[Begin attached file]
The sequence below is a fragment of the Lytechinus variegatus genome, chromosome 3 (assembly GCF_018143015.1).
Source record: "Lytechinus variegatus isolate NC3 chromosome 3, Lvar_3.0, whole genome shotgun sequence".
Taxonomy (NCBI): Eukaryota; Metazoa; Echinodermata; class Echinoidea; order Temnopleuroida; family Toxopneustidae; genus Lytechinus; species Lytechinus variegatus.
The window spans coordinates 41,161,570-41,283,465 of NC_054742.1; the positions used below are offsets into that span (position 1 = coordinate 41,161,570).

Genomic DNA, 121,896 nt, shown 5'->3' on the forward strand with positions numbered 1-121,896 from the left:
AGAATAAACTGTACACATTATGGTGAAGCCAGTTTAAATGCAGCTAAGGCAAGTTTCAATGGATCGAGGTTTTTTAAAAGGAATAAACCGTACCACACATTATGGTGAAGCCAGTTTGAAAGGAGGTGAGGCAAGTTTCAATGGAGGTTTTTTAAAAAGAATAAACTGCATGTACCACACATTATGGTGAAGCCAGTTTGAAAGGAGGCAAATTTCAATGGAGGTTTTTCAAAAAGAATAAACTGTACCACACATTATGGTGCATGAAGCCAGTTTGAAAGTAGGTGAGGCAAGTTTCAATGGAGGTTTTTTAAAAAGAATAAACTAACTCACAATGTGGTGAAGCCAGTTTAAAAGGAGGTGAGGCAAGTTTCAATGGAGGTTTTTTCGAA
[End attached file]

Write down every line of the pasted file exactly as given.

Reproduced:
The sequence below is a fragment of the Lytechinus variegatus genome, chromosome 3 (assembly GCF_018143015.1).
Source record: "Lytechinus variegatus isolate NC3 chromosome 3, Lvar_3.0, whole genome shotgun sequence".
Taxonomy (NCBI): Eukaryota; Metazoa; Echinodermata; class Echinoidea; order Temnopleuroida; family Toxopneustidae; genus Lytechinus; species Lytechinus variegatus.
The window spans coordinates 41,161,570-41,283,465 of NC_054742.1; the positions used below are offsets into that span (position 1 = coordinate 41,161,570).

Genomic DNA, 121,896 nt, shown 5'->3' on the forward strand with positions numbered 1-121,896 from the left:
AGAATAAACTGTACACATTATGGTGAAGCCAGTTTAAATGCAGCTAAGGCAAGTTTCAATGGATCGAGGTTTTTTAAAAGGAATAAACCGTACCACACATTATGGTGAAGCCAGTTTGAAAGGAGGTGAGGCAAGTTTCAATGGAGGTTTTTTAAAAAGAATAAACTGCATGTACCACACATTATGGTGAAGCCAGTTTGAAAGGAGGCAAATTTCAATGGAGGTTTTTCAAAAAGAATAAACTGTACCACACATTATGGTGCATGAAGCCAGTTTGAAAGTAGGTGAGGCAAGTTTCAATGGAGGTTTTTTAAAAAGAATAAACTAACTCACAATGTGGTGAAGCCAGTTTAAAAGGAGGTGAGGCAAGTTTCAATGGAGGTTTTTTCGAA